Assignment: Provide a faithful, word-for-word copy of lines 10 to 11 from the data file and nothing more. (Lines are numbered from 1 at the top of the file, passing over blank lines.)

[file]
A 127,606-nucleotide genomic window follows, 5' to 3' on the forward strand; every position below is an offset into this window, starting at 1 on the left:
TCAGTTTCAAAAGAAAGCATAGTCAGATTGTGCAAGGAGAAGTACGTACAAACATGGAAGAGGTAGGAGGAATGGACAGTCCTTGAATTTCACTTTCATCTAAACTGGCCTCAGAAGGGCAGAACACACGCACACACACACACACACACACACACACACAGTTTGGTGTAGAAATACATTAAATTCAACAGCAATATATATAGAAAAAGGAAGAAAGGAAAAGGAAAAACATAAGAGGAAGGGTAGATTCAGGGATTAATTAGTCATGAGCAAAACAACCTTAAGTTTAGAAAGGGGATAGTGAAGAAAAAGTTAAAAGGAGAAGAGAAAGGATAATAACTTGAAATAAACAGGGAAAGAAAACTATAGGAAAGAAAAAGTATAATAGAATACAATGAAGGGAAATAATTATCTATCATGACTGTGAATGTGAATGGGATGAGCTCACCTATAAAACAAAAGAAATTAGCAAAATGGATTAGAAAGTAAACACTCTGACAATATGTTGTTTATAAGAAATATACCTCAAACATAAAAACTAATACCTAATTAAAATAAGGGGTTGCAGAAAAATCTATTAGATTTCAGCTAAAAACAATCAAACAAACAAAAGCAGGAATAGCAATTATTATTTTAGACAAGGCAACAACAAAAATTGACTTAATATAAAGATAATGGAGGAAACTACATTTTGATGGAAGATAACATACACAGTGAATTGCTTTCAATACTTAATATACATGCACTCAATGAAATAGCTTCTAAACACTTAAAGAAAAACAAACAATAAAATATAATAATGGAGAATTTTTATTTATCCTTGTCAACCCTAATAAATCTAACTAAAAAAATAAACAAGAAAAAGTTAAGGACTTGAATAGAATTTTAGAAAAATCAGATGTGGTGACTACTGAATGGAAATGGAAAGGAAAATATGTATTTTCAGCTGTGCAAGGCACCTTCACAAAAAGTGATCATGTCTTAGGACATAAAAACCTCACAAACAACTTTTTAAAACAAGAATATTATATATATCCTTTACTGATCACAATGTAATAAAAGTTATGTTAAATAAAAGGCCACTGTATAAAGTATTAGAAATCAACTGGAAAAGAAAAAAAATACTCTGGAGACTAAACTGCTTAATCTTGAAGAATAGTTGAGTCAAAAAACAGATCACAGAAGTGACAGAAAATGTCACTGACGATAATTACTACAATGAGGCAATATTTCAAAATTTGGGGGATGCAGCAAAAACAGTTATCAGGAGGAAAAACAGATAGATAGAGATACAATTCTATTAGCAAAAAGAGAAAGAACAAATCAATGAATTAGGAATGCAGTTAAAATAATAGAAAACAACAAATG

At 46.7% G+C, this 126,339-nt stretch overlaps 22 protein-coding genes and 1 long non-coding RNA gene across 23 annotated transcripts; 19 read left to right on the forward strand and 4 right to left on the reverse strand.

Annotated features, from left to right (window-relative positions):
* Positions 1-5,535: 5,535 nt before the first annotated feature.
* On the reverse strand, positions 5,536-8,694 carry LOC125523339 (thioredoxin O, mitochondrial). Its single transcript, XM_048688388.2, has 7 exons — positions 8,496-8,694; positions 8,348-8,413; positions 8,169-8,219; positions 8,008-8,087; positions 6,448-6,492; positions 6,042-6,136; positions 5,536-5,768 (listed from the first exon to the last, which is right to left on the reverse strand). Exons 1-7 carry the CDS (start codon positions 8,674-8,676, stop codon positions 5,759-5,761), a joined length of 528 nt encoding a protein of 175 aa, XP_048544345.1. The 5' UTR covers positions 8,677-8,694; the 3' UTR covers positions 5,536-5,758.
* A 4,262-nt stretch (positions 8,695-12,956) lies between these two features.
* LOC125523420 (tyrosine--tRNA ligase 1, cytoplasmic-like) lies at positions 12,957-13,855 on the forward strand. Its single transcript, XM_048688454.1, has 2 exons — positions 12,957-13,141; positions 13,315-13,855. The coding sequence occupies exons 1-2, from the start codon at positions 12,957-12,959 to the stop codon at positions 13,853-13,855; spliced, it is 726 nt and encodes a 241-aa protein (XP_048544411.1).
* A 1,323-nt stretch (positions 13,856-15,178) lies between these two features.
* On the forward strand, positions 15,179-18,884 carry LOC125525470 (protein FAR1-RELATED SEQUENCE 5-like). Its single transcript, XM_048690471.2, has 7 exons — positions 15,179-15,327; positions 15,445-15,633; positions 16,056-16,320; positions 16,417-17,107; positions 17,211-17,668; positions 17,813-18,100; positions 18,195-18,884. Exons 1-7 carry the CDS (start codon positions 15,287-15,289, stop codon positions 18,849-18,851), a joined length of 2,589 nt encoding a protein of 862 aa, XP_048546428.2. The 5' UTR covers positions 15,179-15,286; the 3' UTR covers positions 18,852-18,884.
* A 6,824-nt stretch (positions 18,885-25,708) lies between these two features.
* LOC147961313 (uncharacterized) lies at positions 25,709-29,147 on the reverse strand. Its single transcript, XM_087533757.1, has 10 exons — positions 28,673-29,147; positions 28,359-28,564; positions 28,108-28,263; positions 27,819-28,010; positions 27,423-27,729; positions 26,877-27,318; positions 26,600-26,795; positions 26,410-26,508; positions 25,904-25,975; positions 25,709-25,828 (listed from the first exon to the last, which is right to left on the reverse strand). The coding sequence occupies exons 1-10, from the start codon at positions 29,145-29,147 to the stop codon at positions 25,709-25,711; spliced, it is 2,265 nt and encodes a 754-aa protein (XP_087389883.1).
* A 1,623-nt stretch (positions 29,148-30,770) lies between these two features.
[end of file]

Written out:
* On the forward strand, positions 15,179-18,884 carry LOC125525470 (protein FAR1-RELATED SEQUENCE 5-like). Its single transcript, XM_048690471.2, has 7 exons — positions 15,179-15,327; positions 15,445-15,633; positions 16,056-16,320; positions 16,417-17,107; positions 17,211-17,668; positions 17,813-18,100; positions 18,195-18,884. Exons 1-7 carry the CDS (start codon positions 15,287-15,289, stop codon positions 18,849-18,851), a joined length of 2,589 nt encoding a protein of 862 aa, XP_048546428.2. The 5' UTR covers positions 15,179-15,286; the 3' UTR covers positions 18,852-18,884.
* A 6,824-nt stretch (positions 18,885-25,708) lies between these two features.